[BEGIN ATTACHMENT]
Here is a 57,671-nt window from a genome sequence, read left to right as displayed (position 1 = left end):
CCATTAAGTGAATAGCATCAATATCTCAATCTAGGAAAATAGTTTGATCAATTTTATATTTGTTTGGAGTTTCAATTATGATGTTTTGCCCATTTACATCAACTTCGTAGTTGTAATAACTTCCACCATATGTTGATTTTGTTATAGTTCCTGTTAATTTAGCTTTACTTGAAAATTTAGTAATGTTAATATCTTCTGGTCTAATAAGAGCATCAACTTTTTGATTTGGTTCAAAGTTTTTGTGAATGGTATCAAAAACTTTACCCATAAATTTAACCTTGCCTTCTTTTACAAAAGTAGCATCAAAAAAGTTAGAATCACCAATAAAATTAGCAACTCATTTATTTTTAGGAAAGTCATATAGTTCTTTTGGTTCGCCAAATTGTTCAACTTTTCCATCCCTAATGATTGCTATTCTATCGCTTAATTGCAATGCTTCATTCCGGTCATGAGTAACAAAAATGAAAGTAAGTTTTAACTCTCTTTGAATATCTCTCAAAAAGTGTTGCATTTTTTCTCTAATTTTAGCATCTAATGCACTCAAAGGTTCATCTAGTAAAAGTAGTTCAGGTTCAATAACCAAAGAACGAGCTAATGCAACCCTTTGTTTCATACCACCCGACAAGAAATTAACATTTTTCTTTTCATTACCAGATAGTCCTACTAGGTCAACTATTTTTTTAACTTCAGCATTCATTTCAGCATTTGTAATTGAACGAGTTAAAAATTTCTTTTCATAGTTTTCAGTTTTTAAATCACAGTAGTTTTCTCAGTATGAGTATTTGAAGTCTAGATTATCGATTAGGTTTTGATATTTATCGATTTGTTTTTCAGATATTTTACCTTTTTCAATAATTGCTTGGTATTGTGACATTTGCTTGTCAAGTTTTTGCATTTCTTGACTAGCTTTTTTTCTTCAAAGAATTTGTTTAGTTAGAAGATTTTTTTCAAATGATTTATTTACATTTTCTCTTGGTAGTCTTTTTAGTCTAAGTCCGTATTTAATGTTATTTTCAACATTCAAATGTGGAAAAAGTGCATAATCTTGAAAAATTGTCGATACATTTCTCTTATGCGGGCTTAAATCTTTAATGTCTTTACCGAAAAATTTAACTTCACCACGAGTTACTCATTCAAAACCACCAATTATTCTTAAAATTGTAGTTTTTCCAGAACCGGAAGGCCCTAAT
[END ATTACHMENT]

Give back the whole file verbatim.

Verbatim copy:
Here is a 57,671-nt window from a genome sequence, read left to right as displayed (position 1 = left end):
CCATTAAGTGAATAGCATCAATATCTCAATCTAGGAAAATAGTTTGATCAATTTTATATTTGTTTGGAGTTTCAATTATGATGTTTTGCCCATTTACATCAACTTCGTAGTTGTAATAACTTCCACCATATGTTGATTTTGTTATAGTTCCTGTTAATTTAGCTTTACTTGAAAATTTAGTAATGTTAATATCTTCTGGTCTAATAAGAGCATCAACTTTTTGATTTGGTTCAAAGTTTTTGTGAATGGTATCAAAAACTTTACCCATAAATTTAACCTTGCCTTCTTTTACAAAAGTAGCATCAAAAAAGTTAGAATCACCAATAAAATTAGCAACTCATTTATTTTTAGGAAAGTCATATAGTTCTTTTGGTTCGCCAAATTGTTCAACTTTTCCATCCCTAATGATTGCTATTCTATCGCTTAATTGCAATGCTTCATTCCGGTCATGAGTAACAAAAATGAAAGTAAGTTTTAACTCTCTTTGAATATCTCTCAAAAAGTGTTGCATTTTTTCTCTAATTTTAGCATCTAATGCACTCAAAGGTTCATCTAGTAAAAGTAGTTCAGGTTCAATAACCAAAGAACGAGCTAATGCAACCCTTTGTTTCATACCACCCGACAAGAAATTAACATTTTTCTTTTCATTACCAGATAGTCCTACTAGGTCAACTATTTTTTTAACTTCAGCATTCATTTCAGCATTTGTAATTGAACGAGTTAAAAATTTCTTTTCATAGTTTTCAGTTTTTAAATCACAGTAGTTTTCTCAGTATGAGTATTTGAAGTCTAGATTATCGATTAGGTTTTGATATTTATCGATTTGTTTTTCAGATATTTTACCTTTTTCAATAATTGCTTGGTATTGTGACATTTGCTTGTCAAGTTTTTGCATTTCTTGACTAGCTTTTTTTCTTCAAAGAATTTGTTTAGTTAGAAGATTTTTTTCAAATGATTTATTTACATTTTCTCTTGGTAGTCTTTTTAGTCTAAGTCCGTATTTAATGTTATTTTCAACATTCAAATGTGGAAAAAGTGCATAATCTTGAAAAATTGTCGATACATTTCTCTTATGCGGGCTTAAATCTTTAATGTCTTTACCGAAAAATTTAACTTCACCACGAGTTACTCATTCAAAACCACCAATTATTCTTAAAATTGTAGTTTTTCCAGAACCGGAAGGCCCTAAT